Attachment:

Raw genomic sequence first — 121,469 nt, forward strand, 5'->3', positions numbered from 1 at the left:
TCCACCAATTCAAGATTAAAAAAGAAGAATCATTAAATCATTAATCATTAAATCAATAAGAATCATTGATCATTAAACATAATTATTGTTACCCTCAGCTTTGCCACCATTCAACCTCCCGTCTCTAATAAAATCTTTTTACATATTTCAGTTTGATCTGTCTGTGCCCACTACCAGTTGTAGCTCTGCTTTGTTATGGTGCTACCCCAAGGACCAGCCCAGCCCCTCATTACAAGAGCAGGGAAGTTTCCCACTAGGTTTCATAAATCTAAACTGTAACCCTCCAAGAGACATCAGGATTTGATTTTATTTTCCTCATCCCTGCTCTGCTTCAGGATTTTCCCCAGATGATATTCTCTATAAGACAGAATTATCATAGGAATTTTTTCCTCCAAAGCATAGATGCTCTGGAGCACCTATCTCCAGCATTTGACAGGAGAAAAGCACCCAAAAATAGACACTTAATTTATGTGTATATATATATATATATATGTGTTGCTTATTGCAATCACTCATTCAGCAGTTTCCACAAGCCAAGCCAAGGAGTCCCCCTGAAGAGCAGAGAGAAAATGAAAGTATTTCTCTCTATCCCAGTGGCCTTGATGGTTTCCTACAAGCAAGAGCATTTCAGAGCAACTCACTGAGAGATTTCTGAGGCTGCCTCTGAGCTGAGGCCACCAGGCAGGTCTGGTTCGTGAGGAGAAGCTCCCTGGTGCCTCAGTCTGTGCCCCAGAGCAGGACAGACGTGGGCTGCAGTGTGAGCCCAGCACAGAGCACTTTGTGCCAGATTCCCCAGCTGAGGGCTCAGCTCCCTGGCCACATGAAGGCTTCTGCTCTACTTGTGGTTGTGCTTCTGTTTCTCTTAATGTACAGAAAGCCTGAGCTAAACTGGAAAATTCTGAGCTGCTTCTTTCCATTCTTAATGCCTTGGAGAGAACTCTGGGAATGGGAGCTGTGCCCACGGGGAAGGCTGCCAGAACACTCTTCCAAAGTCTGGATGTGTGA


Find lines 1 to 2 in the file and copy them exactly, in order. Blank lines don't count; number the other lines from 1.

Raw genomic sequence first — 121,469 nt, forward strand, 5'->3', positions numbered from 1 at the left:
TCCACCAATTCAAGATTAAAAAAGAAGAATCATTAAATCATTAATCATTAAATCAATAAGAATCATTGATCATTAAACATAATTATTGTTACCCTCAGCTTTGCCACCATTCAACCTCCCGTCTCTAATAAAATCTTTTTACATATTTCAGTTTGATCTGTCTGTGCCCACTACCAGTTGTAGCTCTGCTTTGTTATGGTGCTACCCCAAGGACCAGCCCAGCCCCTCATTACAAGAGCAGGGAAGTTTCCCACTAGGTTTCATAAATCTAAACTGTAACCCTCCAAGAGACATCAGGATTTGATTTTATTTTCCTCATCCCTGCTCTGCTTCAGGATTTTCCCCAGATGATATTCTCTATAAGACAGAATTATCATAGGAATTTTTTCCTCCAAAGCATAGATGCTCTGGAGCACCTATCTCCAGCATTTGACAGGAGAAAAGCACCCAAAAATAGACACTTAATTTATGTGTATATATATATATATATATGTGTTGCTTATTGCAATCACTCATTCAGCAGTTTCCACAAGCCAAGCCAAGGAGTCCCCCTGAAGAGCAGAGAGAAAATGAAAGTATTTCTCTCTATCCCAGTGGCCTTGATGGTTTCCTACAAGCAAGAGCATTTCAGAGCAACTCACTGAGAGATTTCTGAGGCTGCCTCTGAGCTGAGGCCACCAGGCAGGTCTGGTTCGTGAGGAGAAGCTCCCTGGTGCCTCAGTCTGTGCCCCAGAGCAGGACAGACGTGGGCTGCAGTGTGAGCCCAGCACAGAGCACTTTGTGCCAGATTCCCCAGCTGAGGGCTCAGCTCCCTGGCCACATGAAGGCTTCTGCTCTACTTGTGGTTGTGCTTCTGTTTCTCTTAATGTACAGAAAGCCTGAGCTAAACTGGAAAATTCTGAGCTGCTTCTTTCCATTCTTAATGCCTTGGAGAGAACTCTGGGAATGGGAGCTGTGCCCACGGGGAAGGCTGCCAGAACACTCTTCCAAAGTCTGGATGTGTGA